No Coincidence in the Spirit
May 15, 2005
Fr. George Smiga
I am not sure that many people here would recognize the name Edwin Booth. But if you were living in the United States during the Civil War that name would be recognized in almost every household. Edwin Booth was recognized as one of the greatest actors that had ever lived. He was the Russell Crowe of the American stage. He did not, however, have an easy life. His father drank himself to death. His first wife died after two years of marriage. His second wife went insane. But perhaps the greatest cross that Edwin Booth had to bear was one of shame. Edwin Booth’s younger brother, John Wilkes Booth, was the man who assassinated President Abraham Lincoln. So despite all the fame and success that Edwin Booth had in his life, he always had to deal with the embarrassment that a member of his family killed one of the greatest figures of American history.
Then, one day later in his life, while Edwin Booth was waiting for a train in Jersey City, there was a disturbance on the platform. Booth saw that a tall, young man was being shoved by the crowd onto the train tracks just as a train was approaching. Booth dropped his suitcase and ran immediately and pulled the man out of the way of the approaching train, certainly saving his life. The young man recognized who Booth was at once and said simply, “Well that was a narrow escape, Mr. Booth.” As the two men began to talk with one another, Booth found to his amazement that the young man whose life he had just saved was Robert Todd Lincoln, the eldest son of Abraham Lincoln.
Now how would we explain such a remarkable connection of events, that the brother of the man who assassinated Abraham Lincoln was the man who saved the life of Lincoln’s eldest son? Is that a coincidence? Those who do not have faith in God have no other explanation. Despite the odds being a million to one, people without faith would have to explain an event such as Edwin Booth saving the life of Robert Lincoln as a remarkable convergence of random events. Those, however, who believe in God, who believe in Christ Jesus, have a different explanation. For we believe that there is a force, a power, that is active in our world. That force is the Holy Spirit.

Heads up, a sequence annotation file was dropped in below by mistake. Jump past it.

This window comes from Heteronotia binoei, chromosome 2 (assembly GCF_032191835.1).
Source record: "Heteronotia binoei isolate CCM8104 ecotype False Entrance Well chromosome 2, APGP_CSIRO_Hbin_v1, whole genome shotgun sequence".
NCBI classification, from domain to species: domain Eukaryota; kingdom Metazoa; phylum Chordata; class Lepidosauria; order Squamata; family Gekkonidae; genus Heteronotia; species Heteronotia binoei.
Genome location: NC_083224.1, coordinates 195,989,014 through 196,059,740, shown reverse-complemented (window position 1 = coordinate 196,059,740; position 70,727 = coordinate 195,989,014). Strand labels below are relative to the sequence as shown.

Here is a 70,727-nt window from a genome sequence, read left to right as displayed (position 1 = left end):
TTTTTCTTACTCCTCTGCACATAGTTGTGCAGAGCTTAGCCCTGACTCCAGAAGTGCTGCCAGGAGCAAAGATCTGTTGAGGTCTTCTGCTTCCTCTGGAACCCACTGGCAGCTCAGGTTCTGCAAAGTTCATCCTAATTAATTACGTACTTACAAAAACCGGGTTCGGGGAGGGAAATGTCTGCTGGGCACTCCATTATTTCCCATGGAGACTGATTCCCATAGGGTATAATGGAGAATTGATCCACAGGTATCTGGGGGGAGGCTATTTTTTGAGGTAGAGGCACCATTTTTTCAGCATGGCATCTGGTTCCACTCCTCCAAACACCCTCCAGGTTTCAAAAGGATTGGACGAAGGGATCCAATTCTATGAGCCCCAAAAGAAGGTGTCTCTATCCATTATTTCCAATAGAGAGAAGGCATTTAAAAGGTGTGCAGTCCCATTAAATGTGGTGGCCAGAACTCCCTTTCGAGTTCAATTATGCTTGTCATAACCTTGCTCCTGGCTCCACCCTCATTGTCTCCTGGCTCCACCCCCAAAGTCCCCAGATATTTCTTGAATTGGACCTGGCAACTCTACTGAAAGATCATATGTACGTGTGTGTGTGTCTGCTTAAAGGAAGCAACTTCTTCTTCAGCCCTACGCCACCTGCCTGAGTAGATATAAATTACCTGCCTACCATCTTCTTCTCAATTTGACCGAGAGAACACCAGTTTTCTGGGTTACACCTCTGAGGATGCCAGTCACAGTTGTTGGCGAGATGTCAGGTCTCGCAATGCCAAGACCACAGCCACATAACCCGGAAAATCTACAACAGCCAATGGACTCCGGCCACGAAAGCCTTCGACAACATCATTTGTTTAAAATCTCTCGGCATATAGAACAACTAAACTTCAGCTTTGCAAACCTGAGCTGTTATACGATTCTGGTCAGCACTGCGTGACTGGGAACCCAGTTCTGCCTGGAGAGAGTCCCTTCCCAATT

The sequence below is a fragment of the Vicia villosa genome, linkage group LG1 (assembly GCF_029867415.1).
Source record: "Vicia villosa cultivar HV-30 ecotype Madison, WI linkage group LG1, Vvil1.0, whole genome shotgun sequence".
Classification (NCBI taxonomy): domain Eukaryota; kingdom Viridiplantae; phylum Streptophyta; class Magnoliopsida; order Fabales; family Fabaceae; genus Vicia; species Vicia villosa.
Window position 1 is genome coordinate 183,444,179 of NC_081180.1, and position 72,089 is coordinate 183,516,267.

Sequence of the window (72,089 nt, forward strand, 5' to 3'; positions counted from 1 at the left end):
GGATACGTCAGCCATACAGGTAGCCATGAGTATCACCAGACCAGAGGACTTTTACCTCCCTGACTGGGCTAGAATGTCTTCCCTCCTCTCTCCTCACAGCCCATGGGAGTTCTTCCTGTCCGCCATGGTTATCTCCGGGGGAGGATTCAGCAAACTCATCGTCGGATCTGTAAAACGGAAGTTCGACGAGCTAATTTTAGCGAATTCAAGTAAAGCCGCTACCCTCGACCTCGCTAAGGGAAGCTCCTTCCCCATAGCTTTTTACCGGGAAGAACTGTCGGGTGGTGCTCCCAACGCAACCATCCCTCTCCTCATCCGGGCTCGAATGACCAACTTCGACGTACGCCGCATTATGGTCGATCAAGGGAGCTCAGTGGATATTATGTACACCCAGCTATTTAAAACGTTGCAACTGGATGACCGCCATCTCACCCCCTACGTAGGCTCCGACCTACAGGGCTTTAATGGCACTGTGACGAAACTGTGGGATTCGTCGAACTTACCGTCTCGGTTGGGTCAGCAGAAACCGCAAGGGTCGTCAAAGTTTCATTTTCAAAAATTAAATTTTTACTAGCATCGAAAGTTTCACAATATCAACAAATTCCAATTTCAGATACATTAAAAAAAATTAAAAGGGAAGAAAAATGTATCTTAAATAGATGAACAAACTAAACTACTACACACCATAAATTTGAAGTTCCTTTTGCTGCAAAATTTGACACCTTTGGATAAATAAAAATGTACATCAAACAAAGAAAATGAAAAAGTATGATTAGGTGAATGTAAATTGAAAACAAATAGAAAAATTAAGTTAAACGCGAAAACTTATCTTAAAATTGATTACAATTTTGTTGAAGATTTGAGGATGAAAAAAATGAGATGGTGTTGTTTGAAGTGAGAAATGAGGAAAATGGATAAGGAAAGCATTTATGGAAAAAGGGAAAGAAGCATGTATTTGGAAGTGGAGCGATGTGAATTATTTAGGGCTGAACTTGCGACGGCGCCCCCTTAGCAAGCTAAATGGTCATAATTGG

You see, believing in Christ is more than accepting a list of propositions that are outlined in the Creed. It is more than believing that a certain number of events once happened to Jesus thousands of years ago. Saying that we believe in Christ means that we believe that the power of God’s Spirit is active and moving in our world and in our lives. We believe that the Holy Spirit moves us towards reconciliation, towards life, towards salvation.
Jesus in today’s Gospel breathes on the disciples, and says, “Receive the Holy Spirit.” That is His way of saying that He will remain with us, that God’s power will remain active in our lives and in our world. The action of God’s Spirit often appears as a coincidence. Yet for believers there is no such thing as coincidence. For us what appears as coincidence is the action of God in our lives.
Think about it. Was it coincidence that Saturday night when you finally gave in to the demands of your friends and went out to a party even though you rather would have stayed at home and met that night the person you were going to marry? Was it coincidence that you were in an automobile accident and you walked away and then realized you would have to take steps to deal with your drinking problem? Was it coincidence that you met someone you had hurt in the produce aisle at Heinen’s and found the courage of saying, “I’m sorry,” and took a step towards healing and reconciliation? Any one of us can recall events in our life that look like coincidence. How we interpret them is up to us. All I can say is that on the deepest level, Christians don’t believe in coincidence because we know that the spirit of God is active, shaping and directing our lives.
But if we accept that truth of God’s active presence in our life through the Spirit, it changes us. It makes us see life differently. It makes us into different people. For people who recognize the action of God’s Spirit in their life are more humble, more optimistic, more generous.
A person who knows that God is active in the world tends to be a humble person because he or she recognizes that they are not the center of the universe, that there is another power in the world working for good, building the kingdom. Although our decisions are important, we recognize that our decisions are not absolute, that God is working around us and through us. Therefore, we watch humbly for signs of God’s presence.
The person who sees the action of the Spirit in their life is an optimistic person. If God is active, there is always reason for hope. There is always reason to believe that things will turn out better than we had planned. There is always a reason to believe that as we get up each morning, something good will happen today. If God is active we can be optimistic.